Composed of multiple bodies and body parts, human and animal, Cecilia Vicuña’s Pantera Negra y Yo (Black Panther and Me) is not just a painting. It doubles a painting that was destroyed and then recreated from memory. It is intimately connected with text, hinting at close connections between past, present, and future.
Let me explain why Pantera Negra y Yo (ii) (Black Panther and Me [ii]) is not a painting.
Cecilia Vicuña’s Pantera Negra y Yo (ii) (Black Panther and Me [ii]) is a work of reproductive labor, the infinite poetic labor of keeping alive the multidimensionality of signs.
Pantera Negra y Yo (Black Panther and Me) first came into the world in Santiago, Chile, in 1970 as a painted object and typewritten paper. The paper that holds the words that explain the meanings of the pictorial figures is not an accompanying wall text but rather a form of wordplay that extends the scope of the painted image outward toward dimensions beyond its maker. Words become images, images become words, and this interchange weaves the mental field of interpretation within which the “I/eye” of the observer is acknowledged and invited to project its imagination. In this sense, the text does not follow the painting; rather, it is an incantation that casts the painting into the future of the collective imagination.
As an afterimage of Black Panther and Me (ii), a sequence of suspended riddles tumbles into my mind and onto the page I/eye am writing on: How many bodies does one have? What do desiring bodies embody? Why does a desiring body threaten? Where do unmet desires lead?
In the wake of these questions, I speculate that Vicuña intuited that Pantera Negra y Yo would disappear as a result of the violent Chilean military coup of September 11, 1973. Tragically shifting the fate of a whole country, the dictatorship that took hold after the murder of Salvador Allende aborted the desires of a nascent collective body, el pueblo chileno (the Chilean people). Vicuña, who was living in England at the time, was forced into exile and immediately began rallying support against the human rights violations by initiating the collective Artists for Democracy and by publishing the book Sabor a Mí (Beau Geste Press, 1973), which included a black-and-white reproduction of Pantera Negra y Yo. The “original” had been left in Chile, and though it may have traveled to London, it eventually disappeared, along with the whole series of works of which it was part—a series that Vicuña has referred to as “pintura mala,” or “bad painting.” The reference to bad painting is not an act of self-deprecation but an allusion to the mischievous quality of the work: “For me, painting poorly was a rebellion against the colonial standards that we, the colonized, were expected to submit to. I conceived of these paintings as continuations of the indigenous subversion of European attempts to erase our culture by imposing European Christian images and techniques, such as oil painting. I adopted the very techniques and styles perceived by the elite as bad painting, or poor imitations of European art, as a way of turning around our condition.”1Cecilia Vicuña, email interview with author, July 1, 2019. Paired with the “intentionally crude depictions,”2Ibid. the text “Explicación de: Pantera Negra y Yo” is an essential feature of the spiritually materialist indigenous technologies that characterize Vicuña’s body of work.3Cecilia Vicuña, Sabor a Mí (South Cullompton: Beau Geste Press, 1973), 70, http://www.memoriachilena.gob.cl/602/w3-article-9677.html. In 1978, while living in Bogotá, Colombia, Vicuña re-created the painting Pantera Negra y Yo from the memory of the text. This is the version now owned by MoMA.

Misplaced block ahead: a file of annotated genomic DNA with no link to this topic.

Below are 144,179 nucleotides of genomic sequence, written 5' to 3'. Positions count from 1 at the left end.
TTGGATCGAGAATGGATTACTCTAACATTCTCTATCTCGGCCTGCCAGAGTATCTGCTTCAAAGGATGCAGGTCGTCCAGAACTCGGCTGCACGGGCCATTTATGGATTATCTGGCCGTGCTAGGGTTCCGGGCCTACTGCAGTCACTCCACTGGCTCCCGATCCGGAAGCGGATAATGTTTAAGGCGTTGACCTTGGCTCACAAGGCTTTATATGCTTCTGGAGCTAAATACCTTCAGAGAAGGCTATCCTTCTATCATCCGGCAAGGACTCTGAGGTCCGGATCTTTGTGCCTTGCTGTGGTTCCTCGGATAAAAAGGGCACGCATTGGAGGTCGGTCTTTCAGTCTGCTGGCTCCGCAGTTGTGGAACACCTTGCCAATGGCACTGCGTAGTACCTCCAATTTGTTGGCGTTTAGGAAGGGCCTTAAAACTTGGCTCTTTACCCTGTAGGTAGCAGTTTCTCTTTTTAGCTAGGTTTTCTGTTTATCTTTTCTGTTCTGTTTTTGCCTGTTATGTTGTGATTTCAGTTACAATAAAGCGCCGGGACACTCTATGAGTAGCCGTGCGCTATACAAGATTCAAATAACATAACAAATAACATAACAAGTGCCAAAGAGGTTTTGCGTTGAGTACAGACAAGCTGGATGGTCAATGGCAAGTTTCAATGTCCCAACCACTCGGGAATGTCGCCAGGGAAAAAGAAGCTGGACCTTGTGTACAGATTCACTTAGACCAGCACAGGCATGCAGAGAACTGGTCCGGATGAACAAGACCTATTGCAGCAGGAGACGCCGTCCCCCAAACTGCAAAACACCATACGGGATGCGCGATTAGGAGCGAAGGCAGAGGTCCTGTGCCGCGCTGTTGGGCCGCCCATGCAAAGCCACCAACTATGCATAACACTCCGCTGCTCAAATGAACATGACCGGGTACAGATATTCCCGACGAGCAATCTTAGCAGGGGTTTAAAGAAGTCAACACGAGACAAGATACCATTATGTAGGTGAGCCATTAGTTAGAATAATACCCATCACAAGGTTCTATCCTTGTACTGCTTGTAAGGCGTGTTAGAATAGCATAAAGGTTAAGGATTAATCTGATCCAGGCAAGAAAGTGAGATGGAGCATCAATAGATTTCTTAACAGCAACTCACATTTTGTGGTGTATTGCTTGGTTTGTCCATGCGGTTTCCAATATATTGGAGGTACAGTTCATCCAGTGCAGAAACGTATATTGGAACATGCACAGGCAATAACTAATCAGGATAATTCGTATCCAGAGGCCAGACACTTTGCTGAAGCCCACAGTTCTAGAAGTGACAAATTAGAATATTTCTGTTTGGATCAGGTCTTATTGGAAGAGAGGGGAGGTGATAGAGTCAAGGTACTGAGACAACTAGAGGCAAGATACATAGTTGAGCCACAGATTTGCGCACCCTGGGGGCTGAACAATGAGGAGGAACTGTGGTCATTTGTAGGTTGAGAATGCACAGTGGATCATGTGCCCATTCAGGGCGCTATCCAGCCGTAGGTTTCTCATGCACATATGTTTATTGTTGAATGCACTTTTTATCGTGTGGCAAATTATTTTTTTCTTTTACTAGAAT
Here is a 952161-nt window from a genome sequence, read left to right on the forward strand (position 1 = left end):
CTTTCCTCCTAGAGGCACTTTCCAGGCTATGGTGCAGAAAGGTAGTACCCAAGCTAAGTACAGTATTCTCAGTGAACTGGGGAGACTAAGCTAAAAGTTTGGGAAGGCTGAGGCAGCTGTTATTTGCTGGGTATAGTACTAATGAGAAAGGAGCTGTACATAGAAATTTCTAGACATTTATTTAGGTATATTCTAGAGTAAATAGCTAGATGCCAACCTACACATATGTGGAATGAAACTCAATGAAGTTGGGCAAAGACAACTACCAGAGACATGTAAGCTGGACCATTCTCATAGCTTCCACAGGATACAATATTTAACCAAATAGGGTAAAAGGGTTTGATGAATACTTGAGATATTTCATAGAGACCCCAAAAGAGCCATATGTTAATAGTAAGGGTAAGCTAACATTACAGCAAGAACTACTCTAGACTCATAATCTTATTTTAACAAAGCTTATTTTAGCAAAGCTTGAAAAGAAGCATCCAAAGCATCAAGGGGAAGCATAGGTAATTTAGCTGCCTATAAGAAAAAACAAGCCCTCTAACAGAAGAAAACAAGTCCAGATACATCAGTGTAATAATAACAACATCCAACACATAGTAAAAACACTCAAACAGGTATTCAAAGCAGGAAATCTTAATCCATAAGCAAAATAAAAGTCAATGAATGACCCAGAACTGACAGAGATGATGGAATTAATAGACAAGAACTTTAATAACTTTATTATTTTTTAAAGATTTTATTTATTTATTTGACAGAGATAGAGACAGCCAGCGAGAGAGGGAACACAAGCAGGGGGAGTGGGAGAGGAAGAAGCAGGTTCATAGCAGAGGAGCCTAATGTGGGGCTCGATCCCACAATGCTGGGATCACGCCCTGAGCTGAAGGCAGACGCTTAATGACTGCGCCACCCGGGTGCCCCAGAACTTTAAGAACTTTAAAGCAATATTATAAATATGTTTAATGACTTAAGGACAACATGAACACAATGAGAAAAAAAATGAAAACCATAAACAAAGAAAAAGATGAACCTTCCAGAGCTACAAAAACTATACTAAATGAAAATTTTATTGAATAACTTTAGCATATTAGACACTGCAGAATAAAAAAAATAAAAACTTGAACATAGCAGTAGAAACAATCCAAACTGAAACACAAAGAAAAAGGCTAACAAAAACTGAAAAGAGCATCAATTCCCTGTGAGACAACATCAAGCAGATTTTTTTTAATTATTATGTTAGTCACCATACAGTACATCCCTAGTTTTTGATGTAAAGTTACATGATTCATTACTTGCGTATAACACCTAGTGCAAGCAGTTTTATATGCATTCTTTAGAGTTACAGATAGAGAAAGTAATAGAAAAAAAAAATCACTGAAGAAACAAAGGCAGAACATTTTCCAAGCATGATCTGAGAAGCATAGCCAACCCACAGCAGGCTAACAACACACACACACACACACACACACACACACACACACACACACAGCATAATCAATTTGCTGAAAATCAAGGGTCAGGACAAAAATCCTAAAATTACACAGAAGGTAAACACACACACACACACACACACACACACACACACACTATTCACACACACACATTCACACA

I’ve never seen the painting in the flesh, only on the luminescent screen of my computer, three years after having seen it for the first time reproduced in color in the 2015 reedition of the book Sabor a Mí (Galería Patricia Ready). After an almost fifty–year time lapse, this mysterious transdisciplinary, transtemporal, transvestite entanglement titled Pantera Negra y Yo vibrated outward again, requesting renewed attention beyond its historic context.
Look at the staircase to the left of Vicuña’s single-headed, twelve-limbed, three-hearted, four-breasted, double-cunted nude body. Allow what floats just outside the painting to creep in, to descend into the pictorial plane, to animate it. The possibility of animation is the gift that Vicuña’s skilled artistry offers the beholder.
Precariously weaving the unspun wool of universal threads, Vicuña’s dream-state amalgamation of past, present, and future signs returns in 2019 to remind the observer that unfathomable cosmic forces reign over planet Earth—and that only if we sacrifice individuality by calling on the companionship of the ghostly, the animalic, and the plantal will we be able to continue to inhabit the future. Like most of Vicuña’s work, Pantera Negra y Yo is a knot along a sight line that invites the union of image and word, sound and texture, to occur somewhere in the heart of the reader.
Pantera Negra y Yo is not “simply” a painting but also a siding with indigenous temporalities’ “other” forms of world making.